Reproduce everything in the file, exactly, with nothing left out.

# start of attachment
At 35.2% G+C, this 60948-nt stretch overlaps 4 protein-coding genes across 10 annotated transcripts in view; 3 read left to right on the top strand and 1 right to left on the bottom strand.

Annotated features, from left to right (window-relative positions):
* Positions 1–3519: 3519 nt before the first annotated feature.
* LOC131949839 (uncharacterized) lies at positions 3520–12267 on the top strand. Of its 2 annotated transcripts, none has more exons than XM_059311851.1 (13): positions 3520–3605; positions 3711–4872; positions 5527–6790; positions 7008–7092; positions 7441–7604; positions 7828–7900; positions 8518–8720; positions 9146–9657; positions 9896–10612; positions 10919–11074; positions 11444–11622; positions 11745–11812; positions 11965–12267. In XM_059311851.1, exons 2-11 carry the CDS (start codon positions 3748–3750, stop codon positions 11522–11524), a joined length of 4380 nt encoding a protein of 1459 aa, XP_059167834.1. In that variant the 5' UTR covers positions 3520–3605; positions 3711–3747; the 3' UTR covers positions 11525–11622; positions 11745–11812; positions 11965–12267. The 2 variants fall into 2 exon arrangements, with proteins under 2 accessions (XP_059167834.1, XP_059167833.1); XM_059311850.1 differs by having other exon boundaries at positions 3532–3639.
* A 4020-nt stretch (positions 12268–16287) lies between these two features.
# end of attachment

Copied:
At 35.2% G+C, this 60948-nt stretch overlaps 4 protein-coding genes across 10 annotated transcripts in view; 3 read left to right on the top strand and 1 right to left on the bottom strand.

Annotated features, from left to right (window-relative positions):
* Positions 1–3519: 3519 nt before the first annotated feature.
* LOC131949839 (uncharacterized) lies at positions 3520–12267 on the top strand. Of its 2 annotated transcripts, none has more exons than XM_059311851.1 (13): positions 3520–3605; positions 3711–4872; positions 5527–6790; positions 7008–7092; positions 7441–7604; positions 7828–7900; positions 8518–8720; positions 9146–9657; positions 9896–10612; positions 10919–11074; positions 11444–11622; positions 11745–11812; positions 11965–12267. In XM_059311851.1, exons 2-11 carry the CDS (start codon positions 3748–3750, stop codon positions 11522–11524), a joined length of 4380 nt encoding a protein of 1459 aa, XP_059167834.1. In that variant the 5' UTR covers positions 3520–3605; positions 3711–3747; the 3' UTR covers positions 11525–11622; positions 11745–11812; positions 11965–12267. The 2 variants fall into 2 exon arrangements, with proteins under 2 accessions (XP_059167834.1, XP_059167833.1); XM_059311850.1 differs by having other exon boundaries at positions 3532–3639.
* A 4020-nt stretch (positions 12268–16287) lies between these two features.